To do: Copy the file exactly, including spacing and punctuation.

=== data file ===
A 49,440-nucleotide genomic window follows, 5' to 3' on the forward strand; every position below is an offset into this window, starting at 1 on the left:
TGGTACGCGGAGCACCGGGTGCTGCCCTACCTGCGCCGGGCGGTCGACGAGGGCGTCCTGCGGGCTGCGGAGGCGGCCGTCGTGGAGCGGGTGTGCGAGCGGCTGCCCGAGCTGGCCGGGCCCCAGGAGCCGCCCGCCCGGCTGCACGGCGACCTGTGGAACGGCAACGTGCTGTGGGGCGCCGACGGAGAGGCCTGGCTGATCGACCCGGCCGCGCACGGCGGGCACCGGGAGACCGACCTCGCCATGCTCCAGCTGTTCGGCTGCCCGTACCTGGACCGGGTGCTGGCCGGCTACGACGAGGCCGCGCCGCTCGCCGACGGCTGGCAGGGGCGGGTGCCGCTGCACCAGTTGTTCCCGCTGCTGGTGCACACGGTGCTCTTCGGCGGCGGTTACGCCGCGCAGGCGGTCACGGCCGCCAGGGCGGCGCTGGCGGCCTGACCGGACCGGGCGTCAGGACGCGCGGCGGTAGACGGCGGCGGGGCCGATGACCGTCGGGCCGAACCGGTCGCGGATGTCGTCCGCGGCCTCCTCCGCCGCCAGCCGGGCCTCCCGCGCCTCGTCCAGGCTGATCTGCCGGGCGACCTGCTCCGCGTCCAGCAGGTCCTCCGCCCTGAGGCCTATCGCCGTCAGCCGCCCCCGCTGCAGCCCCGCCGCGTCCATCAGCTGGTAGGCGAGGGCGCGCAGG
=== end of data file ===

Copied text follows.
A 49,440-nucleotide genomic window follows, 5' to 3' on the forward strand; every position below is an offset into this window, starting at 1 on the left:
TGGTACGCGGAGCACCGGGTGCTGCCCTACCTGCGCCGGGCGGTCGACGAGGGCGTCCTGCGGGCTGCGGAGGCGGCCGTCGTGGAGCGGGTGTGCGAGCGGCTGCCCGAGCTGGCCGGGCCCCAGGAGCCGCCCGCCCGGCTGCACGGCGACCTGTGGAACGGCAACGTGCTGTGGGGCGCCGACGGAGAGGCCTGGCTGATCGACCCGGCCGCGCACGGCGGGCACCGGGAGACCGACCTCGCCATGCTCCAGCTGTTCGGCTGCCCGTACCTGGACCGGGTGCTGGCCGGCTACGACGAGGCCGCGCCGCTCGCCGACGGCTGGCAGGGGCGGGTGCCGCTGCACCAGTTGTTCCCGCTGCTGGTGCACACGGTGCTCTTCGGCGGCGGTTACGCCGCGCAGGCGGTCACGGCCGCCAGGGCGGCGCTGGCGGCCTGACCGGACCGGGCGTCAGGACGCGCGGCGGTAGACGGCGGCGGGGCCGATGACCGTCGGGCCGAACCGGTCGCGGATGTCGTCCGCGGCCTCCTCCGCCGCCAGCCGGGCCTCCCGCGCCTCGTCCAGGCTGATCTGCCGGGCGACCTGCTCCGCGTCCAGCAGGTCCTCCGCCCTGAGGCCTATCGCCGTCAGCCGCCCCCGCTGCAGCCCCGCCGCGTCCATCAGCTGGTAGGCGAGGGCGCGCAGG